Just in case you didn’t feel exceedingly sorry for me after last week, allow me to give you another chance.

Josh was gone again this weekend. Not out of town gone, just busy with meetings that consumed all of Saturday and most of Sunday gone. 

Fortunately for us, the weather was gorgeous both days. (Serves him right. Bwahahaha!) I spent most of it on a picnic blanket in the backyard where I could watch the kiddos play and ponder the great mysteries of life, like why children don’t argue as much outside. It’s miraculous, really.

Then I got really brilliant and decided we should all go for a walk. Me, the kids, the dog. Saturday morning. A quiet neighborhood. How is this a bad plan? (Movie quote alert! A high five to whoever knows it.)

Here’s how it went down:

A basketball game at the gym down the street that morning meant that high school boys in unnecessarily large trucks with no sense of what it means to slow down when children are present made no effort to slow down when children were present and nearly forced me to say unpleasant things in front of my highly impressionable offspring.

It could have been worse, but in yet another blessed example of how God knows what we need before we ask it, a wonderful neighbor and friend had decided to join us a block or so into our stroll. She became invaluable in helping me herd the cats without cursing the trucks.  Thank you, Jesus.

However, as vehicle after vehicle passed our little parade, I couldn’t help but let my mind go there, to that place where I could feel their stares.

I knew what they were thinking.

What is she thinking?

This kid running into the road:

These two running too far ahead:


Dog tangled around her legs.

And a belly like that:

I cannot believe I am including this picture. I must love you guys.

I cannot believe I am including this picture. I must love you guys.

She’s got her hands full.

And you know what? They’re right.


I got all sobby admitting it to my small group a few nights ago. I am 1.) overwhelmed, 2.) over-tired and 3.) (Surprise!) overly-emotional.

No wonder Josh has so many “meetings” lately.

But if I remember right (and I think I do), it was not so very long ago that I asked God to make me more dependent upon him. Where my joy and satisfaction and contentment would rest entirely in him and his plans for me. I didn’t want to be able to lean on myself or my accomplishments or my abilities. I didn’t want to be able to take any credit for what he had done.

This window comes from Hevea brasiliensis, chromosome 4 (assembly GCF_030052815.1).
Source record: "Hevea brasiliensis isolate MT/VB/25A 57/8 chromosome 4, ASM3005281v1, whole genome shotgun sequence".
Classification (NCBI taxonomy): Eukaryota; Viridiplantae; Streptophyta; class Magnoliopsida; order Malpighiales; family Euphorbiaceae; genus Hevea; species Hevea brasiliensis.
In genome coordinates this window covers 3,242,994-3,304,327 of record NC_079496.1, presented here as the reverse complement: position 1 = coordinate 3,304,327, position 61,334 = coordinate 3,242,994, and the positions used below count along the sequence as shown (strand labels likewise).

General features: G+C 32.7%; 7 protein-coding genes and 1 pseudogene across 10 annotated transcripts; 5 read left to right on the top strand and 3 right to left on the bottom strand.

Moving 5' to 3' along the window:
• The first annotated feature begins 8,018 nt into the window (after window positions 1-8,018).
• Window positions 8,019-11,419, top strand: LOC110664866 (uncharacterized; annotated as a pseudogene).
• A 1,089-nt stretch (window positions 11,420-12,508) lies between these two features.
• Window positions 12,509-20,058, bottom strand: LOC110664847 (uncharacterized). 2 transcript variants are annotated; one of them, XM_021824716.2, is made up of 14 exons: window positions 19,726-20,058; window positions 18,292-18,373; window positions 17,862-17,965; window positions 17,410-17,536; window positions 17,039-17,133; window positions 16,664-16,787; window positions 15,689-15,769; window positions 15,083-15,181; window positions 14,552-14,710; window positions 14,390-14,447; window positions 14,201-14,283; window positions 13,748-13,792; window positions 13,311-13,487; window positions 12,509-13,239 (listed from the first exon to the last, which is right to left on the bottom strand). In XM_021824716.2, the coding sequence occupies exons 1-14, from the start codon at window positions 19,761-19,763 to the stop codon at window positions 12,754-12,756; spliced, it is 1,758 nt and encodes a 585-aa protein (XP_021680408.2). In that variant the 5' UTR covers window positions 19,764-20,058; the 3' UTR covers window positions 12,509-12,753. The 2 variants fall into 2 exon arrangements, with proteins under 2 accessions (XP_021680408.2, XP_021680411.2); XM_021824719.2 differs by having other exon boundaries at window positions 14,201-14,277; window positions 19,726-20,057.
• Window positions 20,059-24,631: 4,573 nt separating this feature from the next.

I prayed it, and he answered.

Yes, my hands are full and about to be overflowing. I am under-prepared and ill-equiped. And this is a good place to be.


People seem astonished when we tell them that we don’t find out our babies’ genders before they’re born. If I got a nickel for every time I heard this comment, “Oh, I couldn’t do that. I’m too much of a planner,” I could afford one of those absurdly sized high-school trucks myself.

It’s not that I don’t like to plan. (Moleskine Weekly Planners in black speak my love language.)

But, honestly, it’s because I like the practice.

Learning to be dependent upon God means learning to wait. Learning to wait means learning to trust that God’s plans are better than mine. Learning to trust means I can relax and enjoy God even when I don’t know what he has in store for me or how I’m going to make it in the meantime.

So I wait nine months to see if he’s given us a boy or a girl, and it feels like a pleasure. Only God knows what I carry, and his decision for me is trustworthy.

I can wait. It’s good practice, and it’s a really good surprise. 

That’s why we don’t find out what we’re having.

(And because it really seems to irritate people. That part is kind of fun too.)


I’m going to look tired the next time you see me…and for ten to fifteen years after that.

I’m going to have more kids than I can hold onto, fewer dates with my husband and less “Me” time. I’m going to cry some and feel crazy and lose my temper occasionally (but I already did that. Way back when I only had one kid. Then two. Then three.)

I am a wreck. But I already was that too.

That’s why I prayed to be more dependent upon God, after all.

I am incapable of doing this job without him, no matter how few or how many kids I have. 

Three children scattered in the street reminded me that I can’t do this on my own, just as four will inevitably do the same.

I need Jesus every moment, and he is faithful to remind me of it.  When my hands are full or when I’m feeling completely empty, nothing but God will sustain me.

I am overwhelmed, but it reminds me that I need him.

And that, friends, is a good place to be.

Wouldn’t you agree?


And to the giveaway:

Congrats to Patsy Q! And thanks to all who played along!